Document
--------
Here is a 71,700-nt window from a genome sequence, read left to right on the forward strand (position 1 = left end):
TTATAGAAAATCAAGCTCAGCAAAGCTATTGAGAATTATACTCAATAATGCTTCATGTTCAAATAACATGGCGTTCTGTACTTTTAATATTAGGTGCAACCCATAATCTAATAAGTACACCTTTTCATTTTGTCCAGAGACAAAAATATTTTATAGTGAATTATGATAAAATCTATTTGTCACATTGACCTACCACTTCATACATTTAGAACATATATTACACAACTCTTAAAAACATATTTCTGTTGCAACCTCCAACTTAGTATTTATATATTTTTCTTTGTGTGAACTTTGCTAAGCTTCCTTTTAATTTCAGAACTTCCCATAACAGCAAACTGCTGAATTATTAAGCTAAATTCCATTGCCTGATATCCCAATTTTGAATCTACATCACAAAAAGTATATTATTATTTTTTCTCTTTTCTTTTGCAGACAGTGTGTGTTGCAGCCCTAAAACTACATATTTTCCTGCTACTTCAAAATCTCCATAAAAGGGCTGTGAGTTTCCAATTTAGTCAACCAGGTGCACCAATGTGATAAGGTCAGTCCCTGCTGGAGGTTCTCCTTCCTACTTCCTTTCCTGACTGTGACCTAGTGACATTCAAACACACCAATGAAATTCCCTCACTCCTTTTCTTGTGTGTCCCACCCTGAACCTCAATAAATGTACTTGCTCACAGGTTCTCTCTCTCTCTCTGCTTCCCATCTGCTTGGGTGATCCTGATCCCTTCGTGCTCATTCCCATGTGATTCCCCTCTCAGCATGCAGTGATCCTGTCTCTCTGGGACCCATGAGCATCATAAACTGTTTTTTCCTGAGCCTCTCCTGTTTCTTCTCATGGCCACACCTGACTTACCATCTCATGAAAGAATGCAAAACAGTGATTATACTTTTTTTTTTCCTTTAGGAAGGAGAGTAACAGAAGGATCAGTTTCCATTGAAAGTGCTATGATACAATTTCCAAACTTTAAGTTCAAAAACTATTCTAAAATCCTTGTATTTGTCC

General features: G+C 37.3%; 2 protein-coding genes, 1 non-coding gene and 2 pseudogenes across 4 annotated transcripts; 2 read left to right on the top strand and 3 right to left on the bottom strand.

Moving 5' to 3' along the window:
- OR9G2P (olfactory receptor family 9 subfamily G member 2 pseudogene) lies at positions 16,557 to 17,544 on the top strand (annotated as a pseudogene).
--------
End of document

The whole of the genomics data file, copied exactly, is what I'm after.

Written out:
Here is a 71,700-nt window from a genome sequence, read left to right on the forward strand (position 1 = left end):
TTATAGAAAATCAAGCTCAGCAAAGCTATTGAGAATTATACTCAATAATGCTTCATGTTCAAATAACATGGCGTTCTGTACTTTTAATATTAGGTGCAACCCATAATCTAATAAGTACACCTTTTCATTTTGTCCAGAGACAAAAATATTTTATAGTGAATTATGATAAAATCTATTTGTCACATTGACCTACCACTTCATACATTTAGAACATATATTACACAACTCTTAAAAACATATTTCTGTTGCAACCTCCAACTTAGTATTTATATATTTTTCTTTGTGTGAACTTTGCTAAGCTTCCTTTTAATTTCAGAACTTCCCATAACAGCAAACTGCTGAATTATTAAGCTAAATTCCATTGCCTGATATCCCAATTTTGAATCTACATCACAAAAAGTATATTATTATTTTTTCTCTTTTCTTTTGCAGACAGTGTGTGTTGCAGCCCTAAAACTACATATTTTCCTGCTACTTCAAAATCTCCATAAAAGGGCTGTGAGTTTCCAATTTAGTCAACCAGGTGCACCAATGTGATAAGGTCAGTCCCTGCTGGAGGTTCTCCTTCCTACTTCCTTTCCTGACTGTGACCTAGTGACATTCAAACACACCAATGAAATTCCCTCACTCCTTTTCTTGTGTGTCCCACCCTGAACCTCAATAAATGTACTTGCTCACAGGTTCTCTCTCTCTCTCTGCTTCCCATCTGCTTGGGTGATCCTGATCCCTTCGTGCTCATTCCCATGTGATTCCCCTCTCAGCATGCAGTGATCCTGTCTCTCTGGGACCCATGAGCATCATAAACTGTTTTTTCCTGAGCCTCTCCTGTTTCTTCTCATGGCCACACCTGACTTACCATCTCATGAAAGAATGCAAAACAGTGATTATACTTTTTTTTTTCCTTTAGGAAGGAGAGTAACAGAAGGATCAGTTTCCATTGAAAGTGCTATGATACAATTTCCAAACTTTAAGTTCAAAAACTATTCTAAAATCCTTGTATTTGTCC

General features: G+C 37.3%; 2 protein-coding genes, 1 non-coding gene and 2 pseudogenes across 4 annotated transcripts; 2 read left to right on the top strand and 3 right to left on the bottom strand.

Moving 5' to 3' along the window:
- OR9G2P (olfactory receptor family 9 subfamily G member 2 pseudogene) lies at positions 16,557 to 17,544 on the top strand (annotated as a pseudogene).